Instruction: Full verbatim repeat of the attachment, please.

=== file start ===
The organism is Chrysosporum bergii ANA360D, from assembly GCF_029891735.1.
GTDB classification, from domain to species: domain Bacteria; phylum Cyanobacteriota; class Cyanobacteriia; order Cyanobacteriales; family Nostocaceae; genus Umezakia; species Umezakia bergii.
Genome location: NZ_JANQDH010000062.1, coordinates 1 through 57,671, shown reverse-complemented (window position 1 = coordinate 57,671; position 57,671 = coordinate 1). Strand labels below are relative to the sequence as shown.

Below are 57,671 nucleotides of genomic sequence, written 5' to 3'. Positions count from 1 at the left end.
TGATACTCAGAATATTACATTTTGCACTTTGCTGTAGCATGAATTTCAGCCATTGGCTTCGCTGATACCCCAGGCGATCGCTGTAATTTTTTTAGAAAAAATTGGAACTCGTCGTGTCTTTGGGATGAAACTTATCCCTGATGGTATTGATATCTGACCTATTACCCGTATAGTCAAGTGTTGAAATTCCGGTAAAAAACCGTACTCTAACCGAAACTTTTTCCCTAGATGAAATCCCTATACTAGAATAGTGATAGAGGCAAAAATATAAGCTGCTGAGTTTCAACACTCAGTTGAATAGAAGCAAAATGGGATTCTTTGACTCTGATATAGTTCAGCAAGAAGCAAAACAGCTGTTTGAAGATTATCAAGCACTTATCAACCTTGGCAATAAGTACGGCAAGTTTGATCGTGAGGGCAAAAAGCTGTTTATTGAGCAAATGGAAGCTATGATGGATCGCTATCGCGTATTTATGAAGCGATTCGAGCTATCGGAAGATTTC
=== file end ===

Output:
The organism is Chrysosporum bergii ANA360D, from assembly GCF_029891735.1.
GTDB classification, from domain to species: domain Bacteria; phylum Cyanobacteriota; class Cyanobacteriia; order Cyanobacteriales; family Nostocaceae; genus Umezakia; species Umezakia bergii.
Genome location: NZ_JANQDH010000062.1, coordinates 1 through 57,671, shown reverse-complemented (window position 1 = coordinate 57,671; position 57,671 = coordinate 1). Strand labels below are relative to the sequence as shown.

Below are 57,671 nucleotides of genomic sequence, written 5' to 3'. Positions count from 1 at the left end.
TGATACTCAGAATATTACATTTTGCACTTTGCTGTAGCATGAATTTCAGCCATTGGCTTCGCTGATACCCCAGGCGATCGCTGTAATTTTTTTAGAAAAAATTGGAACTCGTCGTGTCTTTGGGATGAAACTTATCCCTGATGGTATTGATATCTGACCTATTACCCGTATAGTCAAGTGTTGAAATTCCGGTAAAAAACCGTACTCTAACCGAAACTTTTTCCCTAGATGAAATCCCTATACTAGAATAGTGATAGAGGCAAAAATATAAGCTGCTGAGTTTCAACACTCAGTTGAATAGAAGCAAAATGGGATTCTTTGACTCTGATATAGTTCAGCAAGAAGCAAAACAGCTGTTTGAAGATTATCAAGCACTTATCAACCTTGGCAATAAGTACGGCAAGTTTGATCGTGAGGGCAAAAAGCTGTTTATTGAGCAAATGGAAGCTATGATGGATCGCTATCGCGTATTTATGAAGCGATTCGAGCTATCGGAAGATTTC